Tight Muscles? 4 Reasons Why You Should Foam Roll!

Do you use a foam roller after you’ve trained or on your days off? If you do then that’s great. If you don’t, well then maybe you need to consider investing in one.


I never used foam rollers until last year. I started to squat 3 times a week which made my legs as tight as Ebenezer Scrooge! My hamstrings, abductors and quads felt ‘locked up’ and I found it difficult squatting the next time around.



Tight leg muscles are a problem, especially if you are training kicking techniques like I was. Training with weights can hinder your flexibility which is a bad thing when it comes to training in martial arts. Tight muscles can hinder the speed of your strikes.


Having big muscles look’s good as anyone will admit but, it’s not very effective for fighting. Big biceps can slow down the speed of your jab. Not to mention if you find yourself in an omoplata (shoulder lock) or any other type of arm /leg lock then the lack of flexibility or tight muscles, will defiantly leave you ‘up shit creek without a paddle!’


As I found my legs getting tighter, I looked for ways to relieve this in conjunction with the regular static stretches I was performing. I came across the foam roller. The foam roller is an excellent tool to use for tight muscles and I wish I had taken the time to look into it way before last year.



What does the foam roller do exactly?


Foam rolling is known as ‘self-myofascial release’.  What the eff is myofascial release?! I hear you say. Well, I’m glad you asked.


Our bodies have something called ‘fascia’ inside them. Fascia is connective tissue which exists within and throughout our entire body. It is made up primarily of collagen.




The fascial tissue is an infused, intertwined, continuous web of tissue which extends throughout the body. It separates our muscles and organs. Imagine a huge spider web of a sticky substance that flows through our whole body, woven through and in-between our tendons, bones, ligaments, organs, nerves and bones. We all have this huge web of fascia that stabilizes and separates our muscles, tendons and ligaments


What does Fascia have to do with tight muscles?


Tendons may thicken when exposed to heavy weight training or repetitive motions, fascia can also thicken when repeatedly exposed to stress and repetitive motion.


This can result in;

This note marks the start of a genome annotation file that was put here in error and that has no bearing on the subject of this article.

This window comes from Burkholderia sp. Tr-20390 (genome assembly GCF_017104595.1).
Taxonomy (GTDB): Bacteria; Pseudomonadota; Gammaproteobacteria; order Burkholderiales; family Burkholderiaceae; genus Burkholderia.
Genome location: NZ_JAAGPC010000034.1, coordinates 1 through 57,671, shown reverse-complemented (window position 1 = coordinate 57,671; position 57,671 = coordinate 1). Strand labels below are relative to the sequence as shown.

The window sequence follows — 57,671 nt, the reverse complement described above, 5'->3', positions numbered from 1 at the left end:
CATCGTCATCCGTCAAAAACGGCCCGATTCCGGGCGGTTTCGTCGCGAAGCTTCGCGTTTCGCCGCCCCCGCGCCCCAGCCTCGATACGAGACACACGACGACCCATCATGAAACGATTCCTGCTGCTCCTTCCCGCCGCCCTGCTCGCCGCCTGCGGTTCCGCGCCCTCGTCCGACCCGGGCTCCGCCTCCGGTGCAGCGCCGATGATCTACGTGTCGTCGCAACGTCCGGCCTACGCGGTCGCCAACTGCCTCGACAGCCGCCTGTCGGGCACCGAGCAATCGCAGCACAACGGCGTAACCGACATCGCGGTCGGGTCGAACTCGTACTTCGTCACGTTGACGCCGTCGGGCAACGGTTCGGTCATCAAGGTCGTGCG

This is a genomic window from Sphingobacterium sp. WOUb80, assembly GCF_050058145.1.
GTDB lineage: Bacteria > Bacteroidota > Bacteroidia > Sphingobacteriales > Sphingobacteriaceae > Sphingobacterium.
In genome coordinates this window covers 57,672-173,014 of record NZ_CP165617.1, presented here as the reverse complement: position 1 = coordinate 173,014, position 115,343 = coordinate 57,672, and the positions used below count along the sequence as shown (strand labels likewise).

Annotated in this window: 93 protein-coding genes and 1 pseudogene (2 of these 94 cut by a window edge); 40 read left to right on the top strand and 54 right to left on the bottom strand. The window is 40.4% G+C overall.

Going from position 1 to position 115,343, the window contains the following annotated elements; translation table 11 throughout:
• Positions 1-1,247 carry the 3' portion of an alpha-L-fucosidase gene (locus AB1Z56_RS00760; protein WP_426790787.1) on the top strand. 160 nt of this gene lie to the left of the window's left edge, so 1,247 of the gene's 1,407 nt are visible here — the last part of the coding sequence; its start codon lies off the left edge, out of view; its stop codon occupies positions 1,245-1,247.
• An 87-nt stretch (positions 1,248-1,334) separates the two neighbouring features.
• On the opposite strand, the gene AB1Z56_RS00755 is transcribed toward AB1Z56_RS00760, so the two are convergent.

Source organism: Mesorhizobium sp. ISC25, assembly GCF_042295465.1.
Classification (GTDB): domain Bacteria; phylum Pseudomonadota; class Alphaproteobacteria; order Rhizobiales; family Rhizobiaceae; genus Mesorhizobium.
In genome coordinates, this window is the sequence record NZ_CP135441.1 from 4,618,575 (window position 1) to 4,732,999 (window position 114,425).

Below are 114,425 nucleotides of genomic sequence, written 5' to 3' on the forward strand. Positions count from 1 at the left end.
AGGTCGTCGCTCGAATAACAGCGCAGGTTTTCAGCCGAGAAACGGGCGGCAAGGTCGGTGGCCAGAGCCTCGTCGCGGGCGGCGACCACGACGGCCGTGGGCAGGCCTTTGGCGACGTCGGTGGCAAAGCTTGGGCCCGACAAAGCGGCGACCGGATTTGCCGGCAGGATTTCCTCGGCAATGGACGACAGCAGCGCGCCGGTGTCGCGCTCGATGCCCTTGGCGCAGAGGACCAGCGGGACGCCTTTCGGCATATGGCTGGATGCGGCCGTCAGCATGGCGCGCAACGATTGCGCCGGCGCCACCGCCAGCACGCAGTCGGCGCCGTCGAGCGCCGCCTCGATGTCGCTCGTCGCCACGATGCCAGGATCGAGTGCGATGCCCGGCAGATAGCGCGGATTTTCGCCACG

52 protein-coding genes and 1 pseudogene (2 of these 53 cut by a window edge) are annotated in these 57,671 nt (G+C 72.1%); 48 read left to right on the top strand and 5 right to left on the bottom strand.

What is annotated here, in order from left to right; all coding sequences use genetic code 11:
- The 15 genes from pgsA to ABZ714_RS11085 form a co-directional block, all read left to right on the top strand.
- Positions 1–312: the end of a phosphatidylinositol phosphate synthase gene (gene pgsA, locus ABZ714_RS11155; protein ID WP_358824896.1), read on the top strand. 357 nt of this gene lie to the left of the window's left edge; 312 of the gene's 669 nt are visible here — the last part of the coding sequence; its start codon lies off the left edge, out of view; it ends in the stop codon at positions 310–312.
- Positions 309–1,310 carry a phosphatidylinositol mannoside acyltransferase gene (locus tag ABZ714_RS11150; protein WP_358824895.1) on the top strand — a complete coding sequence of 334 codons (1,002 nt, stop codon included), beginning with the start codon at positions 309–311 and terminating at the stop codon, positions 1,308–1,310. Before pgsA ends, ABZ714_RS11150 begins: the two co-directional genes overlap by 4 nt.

• Limited range of motion


  • Less flexibility


  • Improper movement patterns


This can build up over time and lead to chronic pain and injuries. When fascia thickens it can cause adhesions that are sore spots in the muscles. These adhesions are known as knots or ‘trigger points’ in the muscles that cause irritation when massaged. A knot feels like a tiny ball under the skin.


The ‘tightness’ I was experiencing was the thickening of fascia in my leg muscles due to the constant stress of weights and repetitive squatting. I could feel many knots, particularly in my hamstrings. This can also happen to any muscle in the body, not just the legs.


 The Foam Roller to the Rescue!


The foam roller comes in many shapes and sizes. You can get different grades ranging from soft-hard.



Foam rolling is similar to a deep massage. Foam rolling involves you lying on the ground with the foam roller placed between your targeted muscle and the ground. Then a slow movement is performed back and forth on the muscle group being treated. Foam rolling uses your body weight as pressure, giving you a very deep muscular massage.

4 Huge Benefits of Foam Rolling;


  1. Free’s up fascia, helping the muscle to regain its full range of motion.


  1. Gets rid of knots in the muscles.


  1. Increases flexibility and blood flow, this increases the muscles recovery rates.


  1. Reduces soreness from workouts.



There was a time when foam rolling was rarely known. It seemed to be used only for athletes and rehabilitation patients, by specialised physiotherapists. In this day and age, information is getting shared all around the world and foam rollers are now showing up in regular gyms.


You may feel impatient after training and want to relax, but don’t miss out on using a foam roller especially now you have some knowledge of its benefits. I promise your muscles will thank me in the long run!


If you’re interested in foam rolling exercises, drop a comment below and I’ll write a post on how to perform them to release tension in different muscle groups. If you like the post, don’t forget to sign up for the newsletter to the left and you can get all the latest Modest Dragon posts sent straight to your email. Plus you get a free eBook!


Have a good week!





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